But the main reason Amazon may be trying out in-store delivery is to solve the "last-mile problem," a reference to the final, costly leg of getting online orders into people's hands.
Amazon could entice customers to use the service by offering discounts or freebies, such as same-day delivery at no extra charge, Harvey said.
"It's much easier for Amazon to pull off same-day delivery if they're stuffing things into lockers rather than going up people's porches," he said.
Tax loophole closing
Amazon's physical expansion comes as more states try to levy sales taxes on online purchases.
The company long has benefited from a 1992 U.S. Supreme Court ruling that exempts Internet retailers from collecting sales taxes in states where they lack a physical presence.
One reason Amazon even started in Seattle 18 years ago is that founder and CEO Jeff Bezos did not want to tax online purchases in more populous states, such as New York or California.
Amazon later built distribution centers in less populous states and operated them under separate legal entities to avoid tax liability. But its days of doing that appear numbered.
Led by Walmart, traditional retailers mounted a campaign last year to end what they call Amazon's tax loophole, saying it gives the Internet giant an unfair price advantage of 5 to 10 percent over local merchants. State and local governments also came to see taxing online sales as a necessary revenue stream in a tough economy.
By 2014, Amazon will be required to collect sales taxes in 13 states representing half of the U.S. population.
This weekend, Pennsylvania became the seventh state to make Amazon charge for taxes, after Texas. California, the nation's most populous state, will add its name to the list on Sept. 15.
Amazon, long known to play it close to the vest, declined to make Paul Misener, its Washington, D.C.-based vice president for global public policy, available for an interview.
Instead, the company released a statement downplaying the effects of new tax requirements on its business, noting it already taxes online purchases in more than half of the places where it operates, including Europe.
"We are pleased to say we are thriving in those geographies because Amazon offers low prices, vast selection and fast delivery," it said.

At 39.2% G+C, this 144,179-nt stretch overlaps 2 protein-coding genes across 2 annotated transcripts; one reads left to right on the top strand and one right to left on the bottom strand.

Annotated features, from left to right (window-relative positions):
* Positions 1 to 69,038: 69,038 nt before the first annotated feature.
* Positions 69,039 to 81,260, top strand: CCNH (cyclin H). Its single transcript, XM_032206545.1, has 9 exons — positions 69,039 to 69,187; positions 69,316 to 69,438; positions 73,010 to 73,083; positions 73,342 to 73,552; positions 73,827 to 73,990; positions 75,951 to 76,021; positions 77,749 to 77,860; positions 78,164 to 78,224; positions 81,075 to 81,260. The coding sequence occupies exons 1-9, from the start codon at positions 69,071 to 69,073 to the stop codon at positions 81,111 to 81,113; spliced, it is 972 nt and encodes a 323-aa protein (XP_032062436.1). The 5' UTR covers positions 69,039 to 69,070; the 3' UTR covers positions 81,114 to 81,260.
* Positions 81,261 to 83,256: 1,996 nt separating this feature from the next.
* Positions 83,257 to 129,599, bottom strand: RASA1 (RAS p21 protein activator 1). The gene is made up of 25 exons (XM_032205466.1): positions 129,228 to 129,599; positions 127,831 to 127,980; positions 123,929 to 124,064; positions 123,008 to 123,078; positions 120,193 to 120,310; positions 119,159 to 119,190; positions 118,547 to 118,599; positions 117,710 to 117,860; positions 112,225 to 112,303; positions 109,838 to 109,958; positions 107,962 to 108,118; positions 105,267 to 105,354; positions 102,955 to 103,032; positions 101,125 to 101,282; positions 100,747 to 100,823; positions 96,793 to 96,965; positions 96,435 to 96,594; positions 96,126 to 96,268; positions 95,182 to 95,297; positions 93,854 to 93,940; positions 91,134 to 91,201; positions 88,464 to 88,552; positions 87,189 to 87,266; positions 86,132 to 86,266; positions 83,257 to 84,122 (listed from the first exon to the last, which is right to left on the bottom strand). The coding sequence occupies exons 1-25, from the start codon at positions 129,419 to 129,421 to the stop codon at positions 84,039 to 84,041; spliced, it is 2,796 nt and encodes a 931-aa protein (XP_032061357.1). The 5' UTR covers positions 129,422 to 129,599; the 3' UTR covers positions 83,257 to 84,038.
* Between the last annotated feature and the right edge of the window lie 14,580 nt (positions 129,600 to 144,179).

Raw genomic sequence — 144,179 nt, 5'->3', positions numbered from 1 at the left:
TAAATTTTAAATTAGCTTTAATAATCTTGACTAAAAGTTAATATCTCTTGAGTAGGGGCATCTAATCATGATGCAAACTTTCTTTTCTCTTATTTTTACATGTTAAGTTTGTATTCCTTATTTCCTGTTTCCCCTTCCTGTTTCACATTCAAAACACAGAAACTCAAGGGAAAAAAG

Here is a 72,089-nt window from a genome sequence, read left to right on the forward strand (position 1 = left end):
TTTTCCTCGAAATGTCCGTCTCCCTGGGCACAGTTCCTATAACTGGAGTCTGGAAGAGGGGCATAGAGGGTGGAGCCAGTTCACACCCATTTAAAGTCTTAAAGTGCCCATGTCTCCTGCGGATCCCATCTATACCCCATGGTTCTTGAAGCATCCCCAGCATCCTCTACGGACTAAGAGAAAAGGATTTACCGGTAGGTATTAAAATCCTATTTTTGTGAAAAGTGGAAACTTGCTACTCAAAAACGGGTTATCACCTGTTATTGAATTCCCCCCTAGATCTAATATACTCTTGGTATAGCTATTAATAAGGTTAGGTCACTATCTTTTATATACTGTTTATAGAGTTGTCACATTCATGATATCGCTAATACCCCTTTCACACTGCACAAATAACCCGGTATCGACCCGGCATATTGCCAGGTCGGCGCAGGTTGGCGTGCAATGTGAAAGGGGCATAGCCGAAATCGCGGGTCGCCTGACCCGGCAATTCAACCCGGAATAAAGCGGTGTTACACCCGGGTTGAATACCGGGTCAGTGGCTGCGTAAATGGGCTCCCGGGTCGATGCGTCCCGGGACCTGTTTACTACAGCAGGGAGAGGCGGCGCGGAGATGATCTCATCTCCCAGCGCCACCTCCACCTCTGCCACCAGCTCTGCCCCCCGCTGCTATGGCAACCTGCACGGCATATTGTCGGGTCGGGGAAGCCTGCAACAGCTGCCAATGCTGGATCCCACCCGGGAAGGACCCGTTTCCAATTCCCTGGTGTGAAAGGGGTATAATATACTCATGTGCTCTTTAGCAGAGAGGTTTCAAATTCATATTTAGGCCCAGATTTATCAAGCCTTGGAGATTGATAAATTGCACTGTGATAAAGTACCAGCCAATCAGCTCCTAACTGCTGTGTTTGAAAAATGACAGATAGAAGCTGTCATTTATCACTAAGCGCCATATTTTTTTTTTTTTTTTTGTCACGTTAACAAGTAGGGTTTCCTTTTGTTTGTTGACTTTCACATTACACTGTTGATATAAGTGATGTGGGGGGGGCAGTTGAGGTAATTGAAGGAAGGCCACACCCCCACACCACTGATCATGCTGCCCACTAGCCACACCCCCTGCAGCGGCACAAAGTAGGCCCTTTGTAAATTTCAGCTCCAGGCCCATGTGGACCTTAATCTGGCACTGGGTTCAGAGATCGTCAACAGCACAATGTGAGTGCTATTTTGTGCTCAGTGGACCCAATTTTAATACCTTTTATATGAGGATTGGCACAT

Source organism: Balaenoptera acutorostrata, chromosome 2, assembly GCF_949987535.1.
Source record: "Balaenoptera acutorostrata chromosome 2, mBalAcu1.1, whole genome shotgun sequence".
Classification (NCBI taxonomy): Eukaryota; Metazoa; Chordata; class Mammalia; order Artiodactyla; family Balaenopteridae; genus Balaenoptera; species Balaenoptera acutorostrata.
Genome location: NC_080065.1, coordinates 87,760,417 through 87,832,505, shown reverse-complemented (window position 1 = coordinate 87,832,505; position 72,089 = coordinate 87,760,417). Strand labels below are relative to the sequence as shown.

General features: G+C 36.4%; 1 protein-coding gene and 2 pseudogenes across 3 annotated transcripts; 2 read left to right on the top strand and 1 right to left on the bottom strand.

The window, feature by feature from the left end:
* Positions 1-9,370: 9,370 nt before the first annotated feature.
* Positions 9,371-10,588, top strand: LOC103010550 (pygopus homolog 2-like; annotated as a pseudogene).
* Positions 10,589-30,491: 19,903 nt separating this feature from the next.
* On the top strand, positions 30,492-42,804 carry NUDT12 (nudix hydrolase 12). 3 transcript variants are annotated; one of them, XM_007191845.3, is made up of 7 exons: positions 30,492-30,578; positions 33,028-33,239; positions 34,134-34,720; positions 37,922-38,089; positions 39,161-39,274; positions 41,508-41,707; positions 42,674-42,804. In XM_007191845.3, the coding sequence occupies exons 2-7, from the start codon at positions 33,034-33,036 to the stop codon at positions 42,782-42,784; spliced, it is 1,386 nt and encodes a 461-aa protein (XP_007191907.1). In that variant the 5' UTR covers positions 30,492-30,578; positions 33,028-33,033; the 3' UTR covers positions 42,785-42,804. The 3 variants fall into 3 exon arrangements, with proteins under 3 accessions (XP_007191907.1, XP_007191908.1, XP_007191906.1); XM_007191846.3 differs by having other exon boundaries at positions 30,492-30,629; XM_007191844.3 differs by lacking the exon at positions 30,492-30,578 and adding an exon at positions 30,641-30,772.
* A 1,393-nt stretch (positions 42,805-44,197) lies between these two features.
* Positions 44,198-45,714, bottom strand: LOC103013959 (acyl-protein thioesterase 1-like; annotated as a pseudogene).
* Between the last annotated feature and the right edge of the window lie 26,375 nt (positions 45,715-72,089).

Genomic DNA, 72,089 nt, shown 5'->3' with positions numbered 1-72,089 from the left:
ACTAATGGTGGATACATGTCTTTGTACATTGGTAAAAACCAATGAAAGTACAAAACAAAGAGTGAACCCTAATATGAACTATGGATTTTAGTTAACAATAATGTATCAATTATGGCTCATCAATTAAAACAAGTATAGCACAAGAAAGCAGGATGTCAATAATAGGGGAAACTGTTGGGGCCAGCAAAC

The most noticeable downside of tax collection for Amazon likely will be lower sales of big-ticket items, such as TVs and appliances, said analyst Atul Bagga of Lazard Capital Markets.
In a recent survey, Bagga's firm found that a fifth of online shoppers who live in Texas plan to buy fewer big-ticket items from Amazon now that taxes are part of the equation. Still, he said, survey participants ranked "no sales tax" behind convenience, selection, customer service, and low prices and shipping fees as reasons to shop on Amazon.
He believes Amazon is better off moving past the tax issue to expand its distribution network. By making room for more products, he said, it can improve on its selection and delivery times.
Perhaps it's no wonder that Amazon has split with its Internet peers to urge Congress to help states collect sales taxes from online purchases.
On Aug. 1, Steve Bercu, co-owner of BookPeople, an independent bookstore in Austin, Texas, joined Amazon's Misener at a hearing of the U.S. Senate Commerce Committee to support the Marketplace Fairness Act. The legislation would allow states to impose tax-collection requirements on businesses that generate more than $500,000 a year through online sales, even if they lack a local physical presence.
"Somehow, it seems cool that we're on the same side," Bercu recalls telling Misener as they took their seats next to each other.
But others are skeptical about the company's reasons for supporting federal e-fairness legislation.
Sen. Jim DeMint, R-S.C., suggested that Amazon's real aim is to ensure that if it no longer can enjoy a tax advantage, Internet-only sellers such as eBay and Overstock can't either.
"When you had no physical presence in other states, you tended to support the status quo," he said to Misener. "Now that you're going to have to pay taxes in all of these states where you have a physical presence, you want to come back and tax other companies that don't."
While store chains and mom-and-pops applaud the taxing of online sales as only fair, some wonder if they'll regret the moment when Amazon felt freed up to get more physical.
"There's an ambition at work here to ultimately displace a lot of physical stores," said e-commerce analyst Sucharita Mulpuru of Forrester Research in Cambridge, Mass.
But merchants say that's a chance they're willing to take. No matter how big Amazon might get, they say, they're eager to compete on a level tax field.
"If they're doing it by the rules, that's capitalism. I can't argue with it," said Hut Landon, executive director of the Northern California Independent Booksellers Association.
"We don't consider we beat Amazon by any stretch," he said. "They just got to the point where distribution was more important to them."
Amy Martinez: 206-464-2923 or firstname.lastname@example.org